York has many good pubs. Some provide for locals. Many inside the walls are more for the tourists and day-trippers. Many new venues have opened: occasionally the new opening is “older” than what it replaces:
This week the York Press has a feature on a score that have been lost over the last two decades. It is currently the “most shared” item on the site.
Nostalgia isn’t enough
To be honest, many of these lost pubs look as welcoming as a bucket of spit. Saying they are “greatly missed” takes hyperbole to new levels. They closed because their trade had gone. Story: end of.
What is equally depressing is that, when pubs are demolished for housing, the replacement buildings have all the architectural merit of yet another concrete block.
We have come a long way in the twenty years the Press feature covers. The choice of beers has improved enormously — many York pubs have half-a-dozen on hand-pump — a favourite of mine (though it’s the other side of the Ouse, and a fair stroll) is the much-touted Brigantes. One of its more positive features is that it isn’t on the most beaten track from station to centre. It is personable, and does a good job. Long may it and its like prosper.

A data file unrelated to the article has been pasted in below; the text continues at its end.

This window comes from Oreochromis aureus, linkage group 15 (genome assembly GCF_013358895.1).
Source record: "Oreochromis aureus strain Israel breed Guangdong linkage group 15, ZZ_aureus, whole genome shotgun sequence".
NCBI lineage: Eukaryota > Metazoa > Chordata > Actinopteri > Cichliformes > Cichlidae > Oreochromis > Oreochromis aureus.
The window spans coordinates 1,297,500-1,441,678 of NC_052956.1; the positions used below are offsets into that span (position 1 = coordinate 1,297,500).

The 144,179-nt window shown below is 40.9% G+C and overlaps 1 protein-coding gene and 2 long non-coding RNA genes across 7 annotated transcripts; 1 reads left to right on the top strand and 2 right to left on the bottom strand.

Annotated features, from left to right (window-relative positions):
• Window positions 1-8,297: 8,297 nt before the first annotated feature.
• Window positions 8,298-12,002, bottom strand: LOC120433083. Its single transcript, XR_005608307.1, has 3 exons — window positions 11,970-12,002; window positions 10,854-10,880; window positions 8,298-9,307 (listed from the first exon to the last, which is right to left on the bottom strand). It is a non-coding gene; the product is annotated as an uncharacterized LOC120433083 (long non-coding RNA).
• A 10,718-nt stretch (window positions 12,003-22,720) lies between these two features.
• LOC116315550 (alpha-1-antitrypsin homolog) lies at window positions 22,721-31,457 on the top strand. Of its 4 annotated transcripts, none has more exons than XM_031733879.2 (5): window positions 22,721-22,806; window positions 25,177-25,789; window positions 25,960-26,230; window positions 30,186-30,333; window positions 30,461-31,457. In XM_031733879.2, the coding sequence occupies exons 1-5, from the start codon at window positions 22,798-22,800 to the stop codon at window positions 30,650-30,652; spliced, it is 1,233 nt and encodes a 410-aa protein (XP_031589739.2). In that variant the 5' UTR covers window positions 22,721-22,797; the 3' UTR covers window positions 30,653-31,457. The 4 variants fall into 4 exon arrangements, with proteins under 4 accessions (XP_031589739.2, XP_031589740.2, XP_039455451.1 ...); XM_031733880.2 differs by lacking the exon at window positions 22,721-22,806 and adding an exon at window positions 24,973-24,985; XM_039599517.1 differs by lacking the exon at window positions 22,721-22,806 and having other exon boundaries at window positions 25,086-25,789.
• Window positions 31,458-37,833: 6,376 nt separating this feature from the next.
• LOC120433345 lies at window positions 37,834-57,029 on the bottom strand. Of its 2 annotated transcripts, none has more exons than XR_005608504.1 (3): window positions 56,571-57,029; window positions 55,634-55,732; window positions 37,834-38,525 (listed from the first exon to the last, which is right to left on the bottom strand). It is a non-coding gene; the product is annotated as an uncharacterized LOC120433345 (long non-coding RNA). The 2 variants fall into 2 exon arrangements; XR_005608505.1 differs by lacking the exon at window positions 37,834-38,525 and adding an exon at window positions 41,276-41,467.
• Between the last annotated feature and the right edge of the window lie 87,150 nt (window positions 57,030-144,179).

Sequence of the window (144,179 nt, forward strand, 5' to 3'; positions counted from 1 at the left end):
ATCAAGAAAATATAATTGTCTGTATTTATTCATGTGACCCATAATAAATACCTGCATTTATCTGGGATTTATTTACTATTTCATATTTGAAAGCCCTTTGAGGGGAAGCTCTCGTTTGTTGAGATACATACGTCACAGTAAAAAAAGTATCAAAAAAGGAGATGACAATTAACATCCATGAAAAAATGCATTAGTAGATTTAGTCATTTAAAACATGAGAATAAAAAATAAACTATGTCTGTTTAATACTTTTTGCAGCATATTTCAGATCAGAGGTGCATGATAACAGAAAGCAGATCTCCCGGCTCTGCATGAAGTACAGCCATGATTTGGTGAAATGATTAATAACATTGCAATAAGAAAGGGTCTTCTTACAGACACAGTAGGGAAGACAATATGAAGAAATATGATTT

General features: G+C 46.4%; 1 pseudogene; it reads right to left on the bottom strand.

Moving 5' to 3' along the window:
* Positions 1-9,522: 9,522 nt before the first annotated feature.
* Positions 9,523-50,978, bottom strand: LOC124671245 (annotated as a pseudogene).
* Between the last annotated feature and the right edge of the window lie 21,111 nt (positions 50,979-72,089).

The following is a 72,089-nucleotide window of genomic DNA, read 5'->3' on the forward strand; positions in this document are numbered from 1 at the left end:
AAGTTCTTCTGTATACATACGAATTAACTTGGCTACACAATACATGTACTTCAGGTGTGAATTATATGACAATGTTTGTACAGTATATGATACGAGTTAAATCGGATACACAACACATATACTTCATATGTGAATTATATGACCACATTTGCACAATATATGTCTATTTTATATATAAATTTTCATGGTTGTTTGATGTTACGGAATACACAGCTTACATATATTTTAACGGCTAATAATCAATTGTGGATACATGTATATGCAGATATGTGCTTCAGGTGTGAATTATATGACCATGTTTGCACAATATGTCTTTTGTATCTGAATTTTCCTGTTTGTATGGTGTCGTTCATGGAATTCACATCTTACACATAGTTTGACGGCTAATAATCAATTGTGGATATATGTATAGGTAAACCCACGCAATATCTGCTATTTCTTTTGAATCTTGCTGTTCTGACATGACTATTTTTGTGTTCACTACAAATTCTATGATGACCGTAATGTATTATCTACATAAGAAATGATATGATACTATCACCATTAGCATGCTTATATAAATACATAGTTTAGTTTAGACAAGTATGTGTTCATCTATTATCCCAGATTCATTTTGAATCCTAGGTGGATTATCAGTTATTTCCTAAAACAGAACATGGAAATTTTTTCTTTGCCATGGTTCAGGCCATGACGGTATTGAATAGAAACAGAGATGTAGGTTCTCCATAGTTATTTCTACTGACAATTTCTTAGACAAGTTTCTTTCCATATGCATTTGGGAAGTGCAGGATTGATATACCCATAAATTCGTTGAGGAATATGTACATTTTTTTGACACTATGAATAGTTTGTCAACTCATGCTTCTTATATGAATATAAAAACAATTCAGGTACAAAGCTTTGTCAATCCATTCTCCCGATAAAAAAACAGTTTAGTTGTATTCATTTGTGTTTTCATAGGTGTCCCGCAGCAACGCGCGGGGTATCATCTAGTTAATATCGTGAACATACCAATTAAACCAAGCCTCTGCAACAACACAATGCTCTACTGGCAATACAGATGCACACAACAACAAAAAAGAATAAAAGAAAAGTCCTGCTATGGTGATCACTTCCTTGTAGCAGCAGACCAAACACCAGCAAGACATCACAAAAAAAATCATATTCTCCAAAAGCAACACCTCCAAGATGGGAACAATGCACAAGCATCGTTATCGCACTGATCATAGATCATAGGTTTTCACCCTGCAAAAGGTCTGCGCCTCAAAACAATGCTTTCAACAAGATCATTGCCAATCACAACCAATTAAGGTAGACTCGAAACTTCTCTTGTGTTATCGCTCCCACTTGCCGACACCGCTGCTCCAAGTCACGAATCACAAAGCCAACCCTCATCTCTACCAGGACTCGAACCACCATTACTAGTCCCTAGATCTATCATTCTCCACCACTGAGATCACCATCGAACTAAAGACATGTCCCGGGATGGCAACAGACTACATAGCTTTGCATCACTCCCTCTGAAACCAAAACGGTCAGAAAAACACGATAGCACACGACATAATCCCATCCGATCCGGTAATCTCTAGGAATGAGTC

We even have our own York Brewery (and its excellent Terrier and Guzzler brews).
Food is now the norm — and often of decent quality. As the clientele has changed, so have the facilities, the seating, the … err … ambiance.
If pubs have to work harder for their custom, that is no bad thing.